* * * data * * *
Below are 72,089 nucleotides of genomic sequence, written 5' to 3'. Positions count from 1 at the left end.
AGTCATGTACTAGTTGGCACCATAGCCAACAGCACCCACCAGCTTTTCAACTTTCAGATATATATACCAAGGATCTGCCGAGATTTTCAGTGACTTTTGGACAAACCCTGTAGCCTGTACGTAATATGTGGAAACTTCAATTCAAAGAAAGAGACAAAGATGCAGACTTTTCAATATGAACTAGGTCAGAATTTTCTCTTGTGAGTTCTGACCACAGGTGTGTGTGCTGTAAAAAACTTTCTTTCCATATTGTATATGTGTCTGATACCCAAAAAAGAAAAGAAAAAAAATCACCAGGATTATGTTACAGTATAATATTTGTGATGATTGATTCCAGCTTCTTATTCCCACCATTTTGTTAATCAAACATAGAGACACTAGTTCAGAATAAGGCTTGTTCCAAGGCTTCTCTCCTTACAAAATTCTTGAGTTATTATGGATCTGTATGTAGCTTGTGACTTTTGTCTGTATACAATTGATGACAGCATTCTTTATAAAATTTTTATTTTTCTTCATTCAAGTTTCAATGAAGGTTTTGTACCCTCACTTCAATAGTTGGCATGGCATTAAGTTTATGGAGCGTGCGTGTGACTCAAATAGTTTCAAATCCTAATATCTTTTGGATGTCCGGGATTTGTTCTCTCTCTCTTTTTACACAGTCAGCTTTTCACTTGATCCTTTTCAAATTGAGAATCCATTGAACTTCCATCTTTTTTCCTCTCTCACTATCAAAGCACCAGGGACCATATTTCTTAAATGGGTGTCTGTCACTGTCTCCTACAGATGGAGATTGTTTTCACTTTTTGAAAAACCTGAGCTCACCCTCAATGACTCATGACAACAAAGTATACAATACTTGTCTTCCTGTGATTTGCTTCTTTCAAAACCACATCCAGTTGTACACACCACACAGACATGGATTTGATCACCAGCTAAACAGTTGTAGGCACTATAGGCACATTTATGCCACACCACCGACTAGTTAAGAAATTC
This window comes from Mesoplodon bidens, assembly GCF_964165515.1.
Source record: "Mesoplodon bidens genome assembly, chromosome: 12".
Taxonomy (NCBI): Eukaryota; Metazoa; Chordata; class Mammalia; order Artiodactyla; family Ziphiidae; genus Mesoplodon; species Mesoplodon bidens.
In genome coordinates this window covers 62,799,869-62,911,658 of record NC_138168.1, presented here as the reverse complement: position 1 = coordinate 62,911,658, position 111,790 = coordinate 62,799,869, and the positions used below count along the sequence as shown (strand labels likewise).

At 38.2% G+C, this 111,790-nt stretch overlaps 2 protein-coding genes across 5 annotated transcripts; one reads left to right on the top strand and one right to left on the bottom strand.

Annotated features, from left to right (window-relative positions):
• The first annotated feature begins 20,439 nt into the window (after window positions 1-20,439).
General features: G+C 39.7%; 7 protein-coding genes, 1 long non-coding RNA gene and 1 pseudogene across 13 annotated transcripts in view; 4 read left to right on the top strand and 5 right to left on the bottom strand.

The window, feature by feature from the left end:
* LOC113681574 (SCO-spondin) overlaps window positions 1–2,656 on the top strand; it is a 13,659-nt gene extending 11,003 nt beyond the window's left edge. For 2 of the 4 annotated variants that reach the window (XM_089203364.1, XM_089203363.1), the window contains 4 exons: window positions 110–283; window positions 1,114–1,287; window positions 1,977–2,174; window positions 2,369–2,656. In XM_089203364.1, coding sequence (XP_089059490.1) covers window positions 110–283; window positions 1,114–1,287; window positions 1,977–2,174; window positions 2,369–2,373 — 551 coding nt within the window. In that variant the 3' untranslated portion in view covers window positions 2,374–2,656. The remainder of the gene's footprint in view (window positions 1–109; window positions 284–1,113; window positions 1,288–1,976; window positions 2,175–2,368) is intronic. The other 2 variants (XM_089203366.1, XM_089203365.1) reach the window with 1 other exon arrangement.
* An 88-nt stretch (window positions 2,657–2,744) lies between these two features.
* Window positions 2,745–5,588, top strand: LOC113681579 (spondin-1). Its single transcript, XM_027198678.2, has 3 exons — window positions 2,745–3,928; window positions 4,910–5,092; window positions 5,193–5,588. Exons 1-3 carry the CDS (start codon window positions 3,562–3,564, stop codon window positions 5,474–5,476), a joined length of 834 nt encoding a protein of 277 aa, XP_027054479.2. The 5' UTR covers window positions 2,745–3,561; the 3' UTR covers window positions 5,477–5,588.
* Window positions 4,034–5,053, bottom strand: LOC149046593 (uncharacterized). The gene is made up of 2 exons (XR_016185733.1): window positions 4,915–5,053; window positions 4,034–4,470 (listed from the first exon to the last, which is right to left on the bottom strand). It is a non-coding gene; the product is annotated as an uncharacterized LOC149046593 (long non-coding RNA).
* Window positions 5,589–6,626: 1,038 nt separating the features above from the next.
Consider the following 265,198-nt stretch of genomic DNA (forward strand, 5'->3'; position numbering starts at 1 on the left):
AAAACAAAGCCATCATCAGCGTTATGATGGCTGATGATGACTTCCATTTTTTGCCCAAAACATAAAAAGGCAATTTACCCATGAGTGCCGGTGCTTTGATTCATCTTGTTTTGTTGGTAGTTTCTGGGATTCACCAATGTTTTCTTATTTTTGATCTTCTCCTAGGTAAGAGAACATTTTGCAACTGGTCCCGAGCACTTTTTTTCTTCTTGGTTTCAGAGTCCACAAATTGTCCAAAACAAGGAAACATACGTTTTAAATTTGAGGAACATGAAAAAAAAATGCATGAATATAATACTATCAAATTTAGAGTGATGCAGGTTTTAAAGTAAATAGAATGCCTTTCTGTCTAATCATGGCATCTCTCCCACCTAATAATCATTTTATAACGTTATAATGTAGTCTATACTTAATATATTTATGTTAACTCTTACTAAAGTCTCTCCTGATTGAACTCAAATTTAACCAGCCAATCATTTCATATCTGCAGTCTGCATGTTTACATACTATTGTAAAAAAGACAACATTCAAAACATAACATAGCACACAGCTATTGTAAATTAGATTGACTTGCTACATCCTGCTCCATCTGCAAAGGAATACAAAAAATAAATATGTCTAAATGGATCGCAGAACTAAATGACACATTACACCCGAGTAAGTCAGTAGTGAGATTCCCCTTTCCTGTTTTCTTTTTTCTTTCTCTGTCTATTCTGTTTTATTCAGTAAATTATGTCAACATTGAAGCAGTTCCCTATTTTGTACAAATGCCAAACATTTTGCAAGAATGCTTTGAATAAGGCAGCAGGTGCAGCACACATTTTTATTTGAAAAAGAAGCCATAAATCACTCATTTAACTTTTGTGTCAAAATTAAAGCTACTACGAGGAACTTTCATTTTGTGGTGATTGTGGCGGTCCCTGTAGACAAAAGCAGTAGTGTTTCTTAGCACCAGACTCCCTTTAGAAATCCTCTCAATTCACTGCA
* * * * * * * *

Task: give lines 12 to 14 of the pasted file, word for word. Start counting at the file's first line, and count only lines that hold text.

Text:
* LOC113681574 (SCO-spondin) overlaps window positions 1–2,656 on the top strand; it is a 13,659-nt gene extending 11,003 nt beyond the window's left edge. For 2 of the 4 annotated variants that reach the window (XM_089203364.1, XM_089203363.1), the window contains 4 exons: window positions 110–283; window positions 1,114–1,287; window positions 1,977–2,174; window positions 2,369–2,656. In XM_089203364.1, coding sequence (XP_089059490.1) covers window positions 110–283; window positions 1,114–1,287; window positions 1,977–2,174; window positions 2,369–2,373 — 551 coding nt within the window. In that variant the 3' untranslated portion in view covers window positions 2,374–2,656. The remainder of the gene's footprint in view (window positions 1–109; window positions 284–1,113; window positions 1,288–1,976; window positions 2,175–2,368) is intronic. The other 2 variants (XM_089203366.1, XM_089203365.1) reach the window with 1 other exon arrangement.
* An 88-nt stretch (window positions 2,657–2,744) lies between these two features.
* Window positions 2,745–5,588, top strand: LOC113681579 (spondin-1). Its single transcript, XM_027198678.2, has 3 exons — window positions 2,745–3,928; window positions 4,910–5,092; window positions 5,193–5,588. Exons 1-3 carry the CDS (start codon window positions 3,562–3,564, stop codon window positions 5,474–5,476), a joined length of 834 nt encoding a protein of 277 aa, XP_027054479.2. The 5' UTR covers window positions 2,745–3,561; the 3' UTR covers window positions 5,477–5,588.